To challenge yourself to grow

The first reason is to challenge yourself to grow.

I don’t mean grow in some cheesy sense of “growing into a more well-rounded person” because often our belief of what a “well-rounded person” is, is again driven by external factors. Some of the common ones are weight loss, career progression, and finances.

But, if you’re happy with your weight, then don’t worry about goals for losing weight. Or, if you love your job and where you’re at in your career, then don’t worry about career goals. Or, if you feel financially secure, then don’t worry about financial goals.

Don’t worry about goals in areas that you don’t desire improvement in.

Rather, ask yourself, who would I enjoy seeing myself become? Then, you can set goals to “grow into the person you want to be”.

You have to sit down and really think about areas that you would enjoy seeing yourself grow in. (We’ll talk more about this in the next post.)

This positive, internal belief that you are working towards becoming a better version of yourself, will make it a lot easier to stick with your goals.

To understand what things you like (and don’t)

The second reason is one that flows from the first. In the process of setting goals to become the person you want to be, you’ll likely discover new things you enjoy. But, you’ll also likely discover things you thought you would enjoy but actually do not.

This is something I didn’t realize until a couple years ago actually. Setting goals really has helped me better understand what things I actually enjoy and what things I thought I did or thought I should.

For example, a few years ago I was encouraged to try giving tech talks in public. So, I set a goal to give 3 public talks before the end of the year. Enough to get a feel for what it is like, but not so many that if I didn’t enjoy it, I would be unhappy.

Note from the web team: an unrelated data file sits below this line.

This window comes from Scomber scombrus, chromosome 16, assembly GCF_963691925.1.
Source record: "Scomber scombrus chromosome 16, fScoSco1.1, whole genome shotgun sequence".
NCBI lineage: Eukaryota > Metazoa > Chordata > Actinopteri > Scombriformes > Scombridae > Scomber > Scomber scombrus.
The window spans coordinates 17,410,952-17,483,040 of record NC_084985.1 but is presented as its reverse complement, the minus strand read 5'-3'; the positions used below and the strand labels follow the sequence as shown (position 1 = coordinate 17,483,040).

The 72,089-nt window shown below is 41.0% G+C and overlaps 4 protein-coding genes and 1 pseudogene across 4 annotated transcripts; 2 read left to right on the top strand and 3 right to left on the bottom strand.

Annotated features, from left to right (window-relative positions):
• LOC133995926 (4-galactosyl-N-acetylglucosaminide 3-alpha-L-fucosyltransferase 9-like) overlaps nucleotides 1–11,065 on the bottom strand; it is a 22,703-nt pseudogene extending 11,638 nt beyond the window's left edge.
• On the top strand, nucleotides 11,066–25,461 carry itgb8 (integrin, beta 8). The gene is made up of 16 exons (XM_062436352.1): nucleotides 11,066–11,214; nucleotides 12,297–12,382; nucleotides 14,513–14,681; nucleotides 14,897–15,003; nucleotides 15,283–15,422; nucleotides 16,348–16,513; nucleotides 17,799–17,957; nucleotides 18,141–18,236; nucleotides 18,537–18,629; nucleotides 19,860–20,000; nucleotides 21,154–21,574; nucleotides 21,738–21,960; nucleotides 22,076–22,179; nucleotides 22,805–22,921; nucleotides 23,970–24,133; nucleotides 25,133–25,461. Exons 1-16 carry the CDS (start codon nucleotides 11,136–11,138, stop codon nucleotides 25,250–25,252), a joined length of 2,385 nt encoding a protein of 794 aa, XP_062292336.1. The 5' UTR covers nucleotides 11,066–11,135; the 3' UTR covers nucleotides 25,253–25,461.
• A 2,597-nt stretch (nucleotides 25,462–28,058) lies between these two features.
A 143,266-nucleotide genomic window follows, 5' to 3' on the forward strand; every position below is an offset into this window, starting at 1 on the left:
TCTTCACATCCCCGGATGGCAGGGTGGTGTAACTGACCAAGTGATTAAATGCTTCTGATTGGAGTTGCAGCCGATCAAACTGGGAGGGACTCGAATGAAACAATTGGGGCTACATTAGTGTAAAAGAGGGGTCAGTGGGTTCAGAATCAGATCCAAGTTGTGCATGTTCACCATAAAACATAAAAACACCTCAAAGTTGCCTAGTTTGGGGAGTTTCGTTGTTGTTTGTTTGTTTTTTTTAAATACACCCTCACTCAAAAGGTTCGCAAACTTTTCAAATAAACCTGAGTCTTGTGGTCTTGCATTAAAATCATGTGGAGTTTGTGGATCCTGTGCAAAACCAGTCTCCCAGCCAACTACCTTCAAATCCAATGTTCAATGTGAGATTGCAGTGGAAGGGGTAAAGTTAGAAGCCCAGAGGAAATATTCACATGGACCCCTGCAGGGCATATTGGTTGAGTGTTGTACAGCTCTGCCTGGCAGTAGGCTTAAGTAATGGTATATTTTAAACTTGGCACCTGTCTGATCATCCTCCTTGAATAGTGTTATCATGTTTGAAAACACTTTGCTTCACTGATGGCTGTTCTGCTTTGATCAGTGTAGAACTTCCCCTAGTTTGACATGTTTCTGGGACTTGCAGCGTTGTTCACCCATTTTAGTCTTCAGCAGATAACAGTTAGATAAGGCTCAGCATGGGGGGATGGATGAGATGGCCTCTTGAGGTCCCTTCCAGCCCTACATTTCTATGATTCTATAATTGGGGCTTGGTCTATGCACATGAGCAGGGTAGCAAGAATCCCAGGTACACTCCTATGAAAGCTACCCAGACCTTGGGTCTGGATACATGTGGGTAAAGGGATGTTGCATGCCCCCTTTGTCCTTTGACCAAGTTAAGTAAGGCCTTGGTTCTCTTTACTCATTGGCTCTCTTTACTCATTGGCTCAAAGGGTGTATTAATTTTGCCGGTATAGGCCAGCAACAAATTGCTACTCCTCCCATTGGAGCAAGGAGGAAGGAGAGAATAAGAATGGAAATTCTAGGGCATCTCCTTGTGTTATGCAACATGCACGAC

Well, it turns out that I really enjoy public speaking. So now I regularly speak at conferences.

On the flip side of the coin, however, is writing technical blog posts. I’ve set tech blog writing goals several times before and I’ve never completed them. At first, I thought it was just because I was busy and didn’t make them a priority. Now, however, I’ve come to realize that I don’t make them a priority because I don’t actually enjoy it.

I understand myself better because of this.

So now, when I set goals I can think about things that I think I’d enjoy and motivate myself to try them, but I also feel free to accept that sometimes I won’t actually enjoy them. And that is okay.

(This even applies to goal setting. If you try setting yearly goals and realize you don’t like it, then it’s not wasted because you learned something!)

Bonus Reason: To grow more comfortable with yourself

Those two reasons, to grow and to better understand myself, are the primary reasons I set goals and they’re reasons I think others should try setting goals as well.

But, there is one other reason which is really more of a “secondary” motivation for setting goals: to grow more comfortable with yourself.

Here’s the deal, you shouldn’t achieve all your goals. If you do, you’re not challenging yourself enough.

However, in order to be okay with this, you need to be comfortable with yourself. You need confidence that is able to say, “Hey, even if I fail at this, it’s not a reflection of my worth”.

I’ve found that this confidence develops over time. As you learn to accept that you won’t meet all your goals and that sometimes they teach you things you don’t actually enjoy, you’ll be more comfortable with yourself.

That’s why I say this is a “bonus” reason to set goals.


There you have it. Don’t set goals because you feel obligated to or because you’ve been told they’re intrinsically good to have. Set goals to better yourself, understand your likes and dislikes, and become more comfortable as yourself.

Next time, we’ll be looking at how to set worthwhile goals with these motivations in mind.